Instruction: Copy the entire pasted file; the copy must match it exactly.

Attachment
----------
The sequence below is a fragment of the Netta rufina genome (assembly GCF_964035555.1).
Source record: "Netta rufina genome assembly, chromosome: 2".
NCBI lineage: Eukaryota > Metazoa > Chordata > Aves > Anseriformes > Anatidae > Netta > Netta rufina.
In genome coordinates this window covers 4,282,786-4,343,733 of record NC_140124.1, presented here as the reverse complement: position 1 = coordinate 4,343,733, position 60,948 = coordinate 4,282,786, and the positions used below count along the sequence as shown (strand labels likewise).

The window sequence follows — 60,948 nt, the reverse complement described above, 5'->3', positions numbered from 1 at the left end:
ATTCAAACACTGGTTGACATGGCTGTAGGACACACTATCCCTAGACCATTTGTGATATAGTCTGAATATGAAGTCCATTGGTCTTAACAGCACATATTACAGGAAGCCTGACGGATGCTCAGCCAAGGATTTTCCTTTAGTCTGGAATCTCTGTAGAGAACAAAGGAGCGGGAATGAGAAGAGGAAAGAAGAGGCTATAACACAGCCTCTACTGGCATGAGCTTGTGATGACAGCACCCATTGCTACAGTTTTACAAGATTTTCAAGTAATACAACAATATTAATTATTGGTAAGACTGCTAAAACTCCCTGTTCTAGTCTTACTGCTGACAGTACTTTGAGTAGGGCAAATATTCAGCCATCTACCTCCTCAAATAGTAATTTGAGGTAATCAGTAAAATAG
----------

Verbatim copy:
The sequence below is a fragment of the Netta rufina genome (assembly GCF_964035555.1).
Source record: "Netta rufina genome assembly, chromosome: 2".
NCBI lineage: Eukaryota > Metazoa > Chordata > Aves > Anseriformes > Anatidae > Netta > Netta rufina.
In genome coordinates this window covers 4,282,786-4,343,733 of record NC_140124.1, presented here as the reverse complement: position 1 = coordinate 4,343,733, position 60,948 = coordinate 4,282,786, and the positions used below count along the sequence as shown (strand labels likewise).

The window sequence follows — 60,948 nt, the reverse complement described above, 5'->3', positions numbered from 1 at the left end:
ATTCAAACACTGGTTGACATGGCTGTAGGACACACTATCCCTAGACCATTTGTGATATAGTCTGAATATGAAGTCCATTGGTCTTAACAGCACATATTACAGGAAGCCTGACGGATGCTCAGCCAAGGATTTTCCTTTAGTCTGGAATCTCTGTAGAGAACAAAGGAGCGGGAATGAGAAGAGGAAAGAAGAGGCTATAACACAGCCTCTACTGGCATGAGCTTGTGATGACAGCACCCATTGCTACAGTTTTACAAGATTTTCAAGTAATACAACAATATTAATTATTGGTAAGACTGCTAAAACTCCCTGTTCTAGTCTTACTGCTGACAGTACTTTGAGTAGGGCAAATATTCAGCCATCTACCTCCTCAAATAGTAATTTGAGGTAATCAGTAAAATAG